Traditions & Regalia
The academic regalia worn and displayed at the inauguration ceremony has a symbolic meaning and a storied history. Each piece of academic regalia you will see on display during the procession and installation ceremony carries symbolic meaning about the University, its history and the traditions of higher education.
The Chancellor’s regalia, worn at official University functions, is crimson and gold. Four velvet chevrons adorn each sleeve, signaling the gown belongs to a chancellor or president.
The University Mace
A mace was originally a heavy staff or club made entirely of metal. It was often spiked and used as a weapon of war. Later it became a scepter of office, resembling the original weapon in shape and borne on ceremonial occasions.
The University of Denver mace was produced by Colorado silversmith Connie Brauer. The three-foot-long mace is made of sterling silver with gold plating, incorporating minerals native to the state. Near its crown are 12 flat areas in which gemstones alternate with six symbols of the University. The gemstones are aquamarine (the state stone), rhodochrosite, citrine, blue topaz, rose quartz and heliodor beryl.
The symbols are...
- the Rocky Mountain region and Denver.
- an original Colorado Seminary shield.
- the lamp, representing undergraduate education.
- the torch, representing graduate and professional education.
- the seal of the University.
- a symbol of the world.
Fashioned in opalescent enamel, the symbols represent the scope of this institution, from the Rockies to the world.
The DU medallion is worn by the chancellor for official academic functions. Originally presented to the institution by Lambda Chi Alpha fraternity, the silver and gold medallion incorporates the University seal and motto, as well as four jewels on the electron orbits.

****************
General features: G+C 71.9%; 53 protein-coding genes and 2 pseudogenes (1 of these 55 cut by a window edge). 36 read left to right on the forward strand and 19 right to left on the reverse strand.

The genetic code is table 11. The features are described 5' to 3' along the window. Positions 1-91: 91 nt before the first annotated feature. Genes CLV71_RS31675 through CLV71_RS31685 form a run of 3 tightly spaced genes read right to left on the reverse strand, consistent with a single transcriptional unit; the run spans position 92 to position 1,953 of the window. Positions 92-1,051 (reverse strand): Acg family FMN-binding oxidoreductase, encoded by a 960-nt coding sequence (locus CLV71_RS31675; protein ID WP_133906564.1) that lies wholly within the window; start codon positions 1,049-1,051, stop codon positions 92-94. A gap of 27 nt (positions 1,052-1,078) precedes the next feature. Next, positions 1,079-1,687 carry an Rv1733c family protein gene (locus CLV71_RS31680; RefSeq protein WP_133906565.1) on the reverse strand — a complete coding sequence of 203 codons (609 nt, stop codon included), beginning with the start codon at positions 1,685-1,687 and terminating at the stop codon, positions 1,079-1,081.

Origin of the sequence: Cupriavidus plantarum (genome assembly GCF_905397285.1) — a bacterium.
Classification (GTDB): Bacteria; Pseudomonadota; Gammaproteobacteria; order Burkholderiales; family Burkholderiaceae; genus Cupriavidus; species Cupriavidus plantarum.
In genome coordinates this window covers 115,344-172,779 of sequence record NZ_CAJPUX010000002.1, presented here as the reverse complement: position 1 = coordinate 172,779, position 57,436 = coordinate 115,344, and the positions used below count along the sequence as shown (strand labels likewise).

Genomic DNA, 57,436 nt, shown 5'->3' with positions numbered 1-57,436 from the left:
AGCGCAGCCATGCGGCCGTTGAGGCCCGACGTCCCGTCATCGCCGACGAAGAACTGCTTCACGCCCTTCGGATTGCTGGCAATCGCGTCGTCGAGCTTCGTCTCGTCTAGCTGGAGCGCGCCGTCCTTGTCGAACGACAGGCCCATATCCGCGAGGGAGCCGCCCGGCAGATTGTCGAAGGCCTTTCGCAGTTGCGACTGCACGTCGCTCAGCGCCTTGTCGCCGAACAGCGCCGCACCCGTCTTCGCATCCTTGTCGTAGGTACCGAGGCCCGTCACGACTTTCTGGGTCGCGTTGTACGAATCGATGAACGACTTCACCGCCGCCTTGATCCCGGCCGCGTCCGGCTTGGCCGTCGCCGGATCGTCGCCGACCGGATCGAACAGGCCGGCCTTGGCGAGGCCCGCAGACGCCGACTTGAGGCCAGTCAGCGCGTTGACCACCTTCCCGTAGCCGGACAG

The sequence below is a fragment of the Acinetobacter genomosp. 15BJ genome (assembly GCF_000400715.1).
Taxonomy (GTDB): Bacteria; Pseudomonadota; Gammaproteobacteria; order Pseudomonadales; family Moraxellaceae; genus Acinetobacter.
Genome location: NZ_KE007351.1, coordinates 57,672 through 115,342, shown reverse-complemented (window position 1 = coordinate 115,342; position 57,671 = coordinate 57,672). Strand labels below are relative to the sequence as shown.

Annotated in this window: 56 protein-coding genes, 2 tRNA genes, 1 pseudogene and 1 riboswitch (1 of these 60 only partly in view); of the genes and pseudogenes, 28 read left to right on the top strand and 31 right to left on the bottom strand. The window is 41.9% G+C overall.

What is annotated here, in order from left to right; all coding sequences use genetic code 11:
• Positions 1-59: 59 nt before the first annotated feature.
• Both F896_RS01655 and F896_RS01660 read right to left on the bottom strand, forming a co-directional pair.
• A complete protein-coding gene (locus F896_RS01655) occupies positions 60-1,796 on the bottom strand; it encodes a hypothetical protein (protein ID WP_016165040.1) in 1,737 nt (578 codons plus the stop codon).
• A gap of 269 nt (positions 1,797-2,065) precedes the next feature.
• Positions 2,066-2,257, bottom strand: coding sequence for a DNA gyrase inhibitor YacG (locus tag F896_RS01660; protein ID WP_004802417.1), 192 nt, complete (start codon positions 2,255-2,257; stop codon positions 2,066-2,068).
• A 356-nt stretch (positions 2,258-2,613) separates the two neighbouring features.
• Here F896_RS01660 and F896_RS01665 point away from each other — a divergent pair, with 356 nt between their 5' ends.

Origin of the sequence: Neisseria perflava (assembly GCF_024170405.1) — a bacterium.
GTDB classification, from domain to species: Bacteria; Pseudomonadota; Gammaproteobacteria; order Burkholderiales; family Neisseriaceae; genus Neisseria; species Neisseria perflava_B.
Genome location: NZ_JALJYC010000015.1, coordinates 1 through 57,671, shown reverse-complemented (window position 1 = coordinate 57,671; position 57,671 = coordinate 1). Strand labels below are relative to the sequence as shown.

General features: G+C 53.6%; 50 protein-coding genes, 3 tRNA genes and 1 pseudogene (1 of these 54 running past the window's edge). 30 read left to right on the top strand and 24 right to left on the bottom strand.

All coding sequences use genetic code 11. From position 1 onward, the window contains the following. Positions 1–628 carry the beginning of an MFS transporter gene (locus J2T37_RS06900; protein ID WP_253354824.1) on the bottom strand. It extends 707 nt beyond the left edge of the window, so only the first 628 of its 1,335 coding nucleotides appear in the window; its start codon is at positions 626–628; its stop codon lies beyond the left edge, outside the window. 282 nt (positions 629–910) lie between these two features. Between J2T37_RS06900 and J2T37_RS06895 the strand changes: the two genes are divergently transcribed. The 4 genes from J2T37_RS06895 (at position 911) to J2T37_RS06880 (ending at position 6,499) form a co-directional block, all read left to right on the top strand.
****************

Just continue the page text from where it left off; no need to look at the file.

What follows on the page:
The medallion is suspended by a massive silver chain that bears the name of the University’s 18 chancellors. It symbolizes the degree-granting power of the University and the authority of the chancellor as the institution’s chief administrator.
Chancellor Buchtel’s original red vest has been carefully restored and is displayed in the chancellor’s suite in the Mary Reed Building.
Chancellor's Red Vest
On Feb. 17, 1900, Chancellor Henry Buchtel hosted a senior breakfast in his home. In the interest of festivity and to invest the occasion with dignity, he wore a handsome red vest. In later years, DU quarterbacks were promised a similar red vest if they led their teams to victory.
The tradition lapsed for many years until Chancellor Chester Alter (1953-1966) resurrected it for gala occasions. Since then, many University chancellors have sported red vests of their own, wearing them as symbols of leadership, hope and promise.
The charter of the Colorado Seminary was approved on March 5, 1864, by the Council and House of Representatives of the Colorado Territory. Twenty-eight individuals were listed as constituting a “body politic and corporate for the purpose of founding, directing and maintaining an institution of learning.”